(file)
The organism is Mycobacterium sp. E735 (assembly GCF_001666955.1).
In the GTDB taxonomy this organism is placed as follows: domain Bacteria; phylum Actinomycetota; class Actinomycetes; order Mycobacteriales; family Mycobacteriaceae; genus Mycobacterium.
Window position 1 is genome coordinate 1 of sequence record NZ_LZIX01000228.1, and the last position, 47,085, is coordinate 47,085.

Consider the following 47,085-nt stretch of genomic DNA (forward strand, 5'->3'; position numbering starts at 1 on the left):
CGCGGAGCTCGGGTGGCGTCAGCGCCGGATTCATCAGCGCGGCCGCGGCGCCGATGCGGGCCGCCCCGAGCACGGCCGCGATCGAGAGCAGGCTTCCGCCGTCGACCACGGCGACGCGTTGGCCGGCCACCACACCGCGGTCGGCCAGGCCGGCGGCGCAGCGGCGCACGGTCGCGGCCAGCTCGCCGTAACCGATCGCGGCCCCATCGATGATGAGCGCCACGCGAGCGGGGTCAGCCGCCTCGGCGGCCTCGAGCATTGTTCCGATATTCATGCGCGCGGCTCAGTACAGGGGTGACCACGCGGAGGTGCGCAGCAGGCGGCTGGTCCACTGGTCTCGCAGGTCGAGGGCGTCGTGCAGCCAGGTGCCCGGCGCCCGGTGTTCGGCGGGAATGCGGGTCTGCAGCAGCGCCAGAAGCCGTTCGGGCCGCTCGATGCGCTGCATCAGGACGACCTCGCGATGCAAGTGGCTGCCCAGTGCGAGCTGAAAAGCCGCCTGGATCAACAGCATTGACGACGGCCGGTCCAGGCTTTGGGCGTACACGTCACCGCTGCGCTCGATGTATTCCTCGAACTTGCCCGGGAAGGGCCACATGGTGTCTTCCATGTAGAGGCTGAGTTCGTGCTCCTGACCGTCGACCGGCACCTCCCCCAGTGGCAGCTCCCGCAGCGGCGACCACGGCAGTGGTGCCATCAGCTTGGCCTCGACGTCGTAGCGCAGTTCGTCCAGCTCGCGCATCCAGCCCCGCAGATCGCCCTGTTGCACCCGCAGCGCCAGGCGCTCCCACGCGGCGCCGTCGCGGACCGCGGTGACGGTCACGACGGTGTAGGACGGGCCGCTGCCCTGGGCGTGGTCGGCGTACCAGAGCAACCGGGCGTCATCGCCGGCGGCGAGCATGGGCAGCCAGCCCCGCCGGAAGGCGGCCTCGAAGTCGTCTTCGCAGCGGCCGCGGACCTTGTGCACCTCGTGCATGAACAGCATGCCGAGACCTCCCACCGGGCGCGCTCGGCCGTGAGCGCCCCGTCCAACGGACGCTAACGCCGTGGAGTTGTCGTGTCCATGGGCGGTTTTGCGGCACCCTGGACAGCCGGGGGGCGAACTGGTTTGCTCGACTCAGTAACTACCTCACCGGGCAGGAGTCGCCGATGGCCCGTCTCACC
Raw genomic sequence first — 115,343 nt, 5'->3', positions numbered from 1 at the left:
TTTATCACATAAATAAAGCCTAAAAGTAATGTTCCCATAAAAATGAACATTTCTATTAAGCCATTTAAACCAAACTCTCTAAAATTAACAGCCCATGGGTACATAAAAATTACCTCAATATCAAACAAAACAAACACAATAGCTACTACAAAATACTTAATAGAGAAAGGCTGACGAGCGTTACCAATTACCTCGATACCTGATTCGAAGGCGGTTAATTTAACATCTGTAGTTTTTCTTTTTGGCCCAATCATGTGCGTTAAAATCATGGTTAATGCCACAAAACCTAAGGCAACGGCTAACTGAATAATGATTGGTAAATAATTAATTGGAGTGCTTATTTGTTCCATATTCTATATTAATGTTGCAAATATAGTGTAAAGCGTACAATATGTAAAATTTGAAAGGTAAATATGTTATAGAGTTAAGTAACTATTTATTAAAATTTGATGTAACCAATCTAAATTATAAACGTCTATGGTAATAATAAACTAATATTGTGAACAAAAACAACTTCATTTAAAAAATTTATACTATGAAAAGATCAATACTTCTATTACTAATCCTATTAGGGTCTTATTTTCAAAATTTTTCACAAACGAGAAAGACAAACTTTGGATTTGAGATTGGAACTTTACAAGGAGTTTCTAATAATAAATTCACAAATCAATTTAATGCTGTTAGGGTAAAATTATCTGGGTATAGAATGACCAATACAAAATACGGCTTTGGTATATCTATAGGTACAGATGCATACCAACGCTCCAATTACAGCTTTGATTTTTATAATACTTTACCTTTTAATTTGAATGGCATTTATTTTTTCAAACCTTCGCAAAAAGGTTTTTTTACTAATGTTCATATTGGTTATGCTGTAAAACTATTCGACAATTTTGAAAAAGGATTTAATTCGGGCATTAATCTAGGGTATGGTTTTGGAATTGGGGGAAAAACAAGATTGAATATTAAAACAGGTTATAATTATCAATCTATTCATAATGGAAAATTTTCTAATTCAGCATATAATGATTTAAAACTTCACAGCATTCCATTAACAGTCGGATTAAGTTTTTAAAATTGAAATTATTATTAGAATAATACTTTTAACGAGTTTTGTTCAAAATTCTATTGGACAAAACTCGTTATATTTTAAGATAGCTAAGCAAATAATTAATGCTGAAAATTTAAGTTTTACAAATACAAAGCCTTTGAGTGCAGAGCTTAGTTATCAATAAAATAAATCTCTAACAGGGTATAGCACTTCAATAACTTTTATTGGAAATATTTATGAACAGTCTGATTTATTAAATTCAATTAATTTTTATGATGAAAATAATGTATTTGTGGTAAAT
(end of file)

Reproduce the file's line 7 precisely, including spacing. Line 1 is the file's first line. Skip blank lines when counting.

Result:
TTTATCACATAAATAAAGCCTAAAAGTAATGTTCCCATAAAAATGAACATTTCTATTAAGCCATTTAAACCAAACTCTCTAAAATTAACAGCCCATGGGTACATAAAAATTACCTCAATATCAAACAAAACAAACACAATAGCTACTACAAAATACTTAATAGAGAAAGGCTGACGAGCGTTACCAATTACCTCGATACCTGATTCGAAGGCGGTTAATTTAACATCTGTAGTTTTTCTTTTTGGCCCAATCATGTGCGTTAAAATCATGGTTAATGCCACAAAACCTAAGGCAACGGCTAACTGAATAATGATTGGTAAATAATTAATTGGAGTGCTTATTTGTTCCATATTCTATATTAATGTTGCAAATATAGTGTAAAGCGTACAATATGTAAAATTTGAAAGGTAAATATGTTATAGAGTTAAGTAACTATTTATTAAAATTTGATGTAACCAATCTAAATTATAAACGTCTATGGTAATAATAAACTAATATTGTGAACAAAAACAACTTCATTTAAAAAATTTATACTATGAAAAGATCAATACTTCTATTACTAATCCTATTAGGGTCTTATTTTCAAAATTTTTCACAAACGAGAAAGACAAACTTTGGATTTGAGATTGGAACTTTACAAGGAGTTTCTAATAATAAATTCACAAATCAATTTAATGCTGTTAGGGTAAAATTATCTGGGTATAGAATGACCAATACAAAATACGGCTTTGGTATATCTATAGGTACAGATGCATACCAACGCTCCAATTACAGCTTTGATTTTTATAATACTTTACCTTTTAATTTGAATGGCATTTATTTTTTCAAACCTTCGCAAAAAGGTTTTTTTACTAATGTTCATATTGGTTATGCTGTAAAACTATTCGACAATTTTGAAAAAGGATTTAATTCGGGCATTAATCTAGGGTATGGTTTTGGAATTGGGGGAAAAACAAGATTGAATATTAAAACAGGTTATAATTATCAATCTATTCATAATGGAAAATTTTCTAATTCAGCATATAATGATTTAAAACTTCACAGCATTCCATTAACAGTCGGATTAAGTTTTTAAAATTGAAATTATTATTAGAATAATACTTTTAACGAGTTTTGTTCAAAATTCTATTGGACAAAACTCGTTATATTTTAAGATAGCTAAGCAAATAATTAATGCTGAAAATTTAAGTTTTACAAATACAAAGCCTTTGAGTGCAGAGCTTAGTTATCAATAAAATAAATCTCTAACAGGGTATAGCACTTCAATAACTTTTATTGGAAATATTTATGAACAGTCTGATTTATTAAATTCAATTAATTTTTATGATGAAAATAATGTATTTGTGGTAAAT